.. on Telly or film they are adjudicated by the writer. If his adjuducation fails to follow story logic then it creates a disonnance,(and if he fails to follow his creative intentions then he has real problems)
In a roleplaying game, of course, they are ultimately adudicated by the rules of the game, which generally involves numbers in some form or another.
> Yes words can be understood differently but who honestly cares?
Anyone who is interested in what the author intended? YGWV, but it is good to know when and why it is varying, especially when you want to discuss the world with people outside of ones game...
> What reall effect will that have on anyone's enjoyment?
It affects my enjoyment when what could easily and succinctly be described on a numeric scale (that will be of actual use in the game) is instead obscufated in words that I need to translate back to numbers in order to use. (This is why I dislike Fudge and it's derivatives). On the other hand, if you have already decided to ignore all the numbers, how does it affect your enjoyment if they are included?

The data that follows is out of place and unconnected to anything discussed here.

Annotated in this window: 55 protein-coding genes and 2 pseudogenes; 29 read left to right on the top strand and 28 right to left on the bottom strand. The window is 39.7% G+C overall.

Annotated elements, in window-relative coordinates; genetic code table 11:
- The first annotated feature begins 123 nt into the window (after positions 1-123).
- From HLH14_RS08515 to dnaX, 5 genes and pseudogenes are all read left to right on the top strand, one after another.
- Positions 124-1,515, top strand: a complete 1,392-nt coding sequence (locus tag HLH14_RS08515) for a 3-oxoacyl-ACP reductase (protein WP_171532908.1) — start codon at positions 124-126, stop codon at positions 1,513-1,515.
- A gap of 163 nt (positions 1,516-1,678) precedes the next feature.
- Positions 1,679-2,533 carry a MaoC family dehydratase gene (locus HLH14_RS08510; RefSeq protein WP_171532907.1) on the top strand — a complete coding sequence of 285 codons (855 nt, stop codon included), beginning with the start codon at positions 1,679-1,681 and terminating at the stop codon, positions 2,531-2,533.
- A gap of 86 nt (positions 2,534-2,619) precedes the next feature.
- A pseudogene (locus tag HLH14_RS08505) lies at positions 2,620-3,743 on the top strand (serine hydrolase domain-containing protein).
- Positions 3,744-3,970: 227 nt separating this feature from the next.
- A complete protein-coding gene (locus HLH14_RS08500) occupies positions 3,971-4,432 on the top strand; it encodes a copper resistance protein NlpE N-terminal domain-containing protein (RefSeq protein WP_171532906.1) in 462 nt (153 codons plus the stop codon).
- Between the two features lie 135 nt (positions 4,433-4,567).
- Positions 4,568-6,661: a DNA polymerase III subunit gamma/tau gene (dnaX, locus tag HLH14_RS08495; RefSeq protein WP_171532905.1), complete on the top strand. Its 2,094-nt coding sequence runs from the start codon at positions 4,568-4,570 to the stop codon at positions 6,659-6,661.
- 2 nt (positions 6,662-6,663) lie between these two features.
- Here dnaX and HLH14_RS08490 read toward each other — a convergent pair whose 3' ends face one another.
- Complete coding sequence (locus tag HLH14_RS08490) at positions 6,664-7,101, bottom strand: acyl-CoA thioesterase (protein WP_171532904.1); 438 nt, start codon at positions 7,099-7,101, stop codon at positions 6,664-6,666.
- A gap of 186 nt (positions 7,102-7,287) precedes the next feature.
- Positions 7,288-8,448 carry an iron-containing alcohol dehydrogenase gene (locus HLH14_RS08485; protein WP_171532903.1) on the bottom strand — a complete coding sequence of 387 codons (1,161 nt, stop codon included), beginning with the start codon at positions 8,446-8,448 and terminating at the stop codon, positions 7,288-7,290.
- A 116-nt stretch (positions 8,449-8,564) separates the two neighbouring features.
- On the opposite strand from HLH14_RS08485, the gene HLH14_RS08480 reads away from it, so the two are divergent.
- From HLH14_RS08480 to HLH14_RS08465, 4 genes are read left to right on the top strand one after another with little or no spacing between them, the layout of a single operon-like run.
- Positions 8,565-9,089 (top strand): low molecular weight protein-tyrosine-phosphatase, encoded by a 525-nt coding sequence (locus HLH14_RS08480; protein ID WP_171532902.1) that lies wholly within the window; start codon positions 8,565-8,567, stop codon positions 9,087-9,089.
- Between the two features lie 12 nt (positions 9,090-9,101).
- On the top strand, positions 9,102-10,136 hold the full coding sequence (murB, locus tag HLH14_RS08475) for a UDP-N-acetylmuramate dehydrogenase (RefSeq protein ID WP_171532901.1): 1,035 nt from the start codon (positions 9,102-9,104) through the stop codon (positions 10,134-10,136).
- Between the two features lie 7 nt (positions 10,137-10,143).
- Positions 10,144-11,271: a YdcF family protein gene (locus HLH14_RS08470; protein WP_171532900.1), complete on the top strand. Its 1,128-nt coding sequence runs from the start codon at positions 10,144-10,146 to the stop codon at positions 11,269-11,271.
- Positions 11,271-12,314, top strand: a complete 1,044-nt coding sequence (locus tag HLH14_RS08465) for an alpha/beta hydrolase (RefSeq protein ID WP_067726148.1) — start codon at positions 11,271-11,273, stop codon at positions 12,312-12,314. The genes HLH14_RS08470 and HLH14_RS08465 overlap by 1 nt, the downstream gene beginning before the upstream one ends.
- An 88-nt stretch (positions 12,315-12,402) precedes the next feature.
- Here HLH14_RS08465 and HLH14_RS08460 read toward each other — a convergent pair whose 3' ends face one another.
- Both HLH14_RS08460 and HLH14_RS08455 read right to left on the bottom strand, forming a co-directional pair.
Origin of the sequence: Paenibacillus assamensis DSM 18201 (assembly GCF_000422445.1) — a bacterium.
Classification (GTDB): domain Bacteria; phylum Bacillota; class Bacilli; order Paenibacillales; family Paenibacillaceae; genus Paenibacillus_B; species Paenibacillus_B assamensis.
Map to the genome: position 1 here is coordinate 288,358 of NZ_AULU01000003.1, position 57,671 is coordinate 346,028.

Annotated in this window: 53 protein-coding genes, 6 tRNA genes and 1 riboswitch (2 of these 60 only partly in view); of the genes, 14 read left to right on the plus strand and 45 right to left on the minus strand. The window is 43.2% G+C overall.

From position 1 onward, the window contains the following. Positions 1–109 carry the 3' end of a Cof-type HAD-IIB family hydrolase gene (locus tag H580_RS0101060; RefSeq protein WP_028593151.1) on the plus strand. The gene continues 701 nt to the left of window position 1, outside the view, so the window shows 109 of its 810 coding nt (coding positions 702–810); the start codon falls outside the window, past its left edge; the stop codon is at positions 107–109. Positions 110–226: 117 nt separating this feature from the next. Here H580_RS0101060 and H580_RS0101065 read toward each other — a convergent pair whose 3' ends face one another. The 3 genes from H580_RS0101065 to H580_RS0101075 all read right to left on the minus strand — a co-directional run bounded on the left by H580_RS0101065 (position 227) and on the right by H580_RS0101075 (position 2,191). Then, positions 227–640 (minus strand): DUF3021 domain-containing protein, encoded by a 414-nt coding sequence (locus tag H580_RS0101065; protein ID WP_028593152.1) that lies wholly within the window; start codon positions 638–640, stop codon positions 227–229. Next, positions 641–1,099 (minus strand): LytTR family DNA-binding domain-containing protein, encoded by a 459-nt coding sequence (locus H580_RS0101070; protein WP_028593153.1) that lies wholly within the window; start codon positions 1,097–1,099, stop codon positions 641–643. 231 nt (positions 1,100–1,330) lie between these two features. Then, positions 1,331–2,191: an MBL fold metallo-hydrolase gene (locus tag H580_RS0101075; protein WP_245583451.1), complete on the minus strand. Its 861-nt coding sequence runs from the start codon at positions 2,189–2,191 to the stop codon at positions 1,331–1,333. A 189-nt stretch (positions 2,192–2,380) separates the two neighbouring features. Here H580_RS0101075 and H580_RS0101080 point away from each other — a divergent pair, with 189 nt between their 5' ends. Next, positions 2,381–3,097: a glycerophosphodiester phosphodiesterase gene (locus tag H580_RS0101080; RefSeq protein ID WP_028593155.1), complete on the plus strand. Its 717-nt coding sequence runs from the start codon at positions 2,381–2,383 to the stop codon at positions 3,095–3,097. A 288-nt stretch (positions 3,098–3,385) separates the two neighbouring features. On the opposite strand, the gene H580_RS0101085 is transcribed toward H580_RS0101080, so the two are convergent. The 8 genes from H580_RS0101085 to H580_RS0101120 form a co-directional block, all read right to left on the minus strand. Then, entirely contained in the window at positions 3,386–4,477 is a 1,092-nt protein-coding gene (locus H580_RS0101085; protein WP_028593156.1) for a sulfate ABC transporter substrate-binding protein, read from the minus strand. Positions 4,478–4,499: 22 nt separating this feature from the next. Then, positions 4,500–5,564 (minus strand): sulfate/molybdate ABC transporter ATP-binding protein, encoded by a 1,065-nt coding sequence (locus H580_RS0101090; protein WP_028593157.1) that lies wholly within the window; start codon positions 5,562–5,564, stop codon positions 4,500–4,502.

I suspect that there is not going to be any sort of agreement between us on this point so I suggest we let it drop. The HQ2 rules and following supplements are not going to have arbitrary values assigned to people, places and things and I am not going to be able to convince you that this is a good thing. I think I have now used all the virtues of this in what has been some of my best work in terms of teaching about what is accepted to be a pretty tricky subject. (eek complicated sentence - I trust not too bad though).
<snip> In light of what I said just above I'd just like to respond to this last:
I'm sure you can have a game without challenges, but rather like Alice's sister's book without pictures or conversation, I wonder what the point is?
I was not suggesting a game without challenges - I was suggesting that challenges are not the point of it all.
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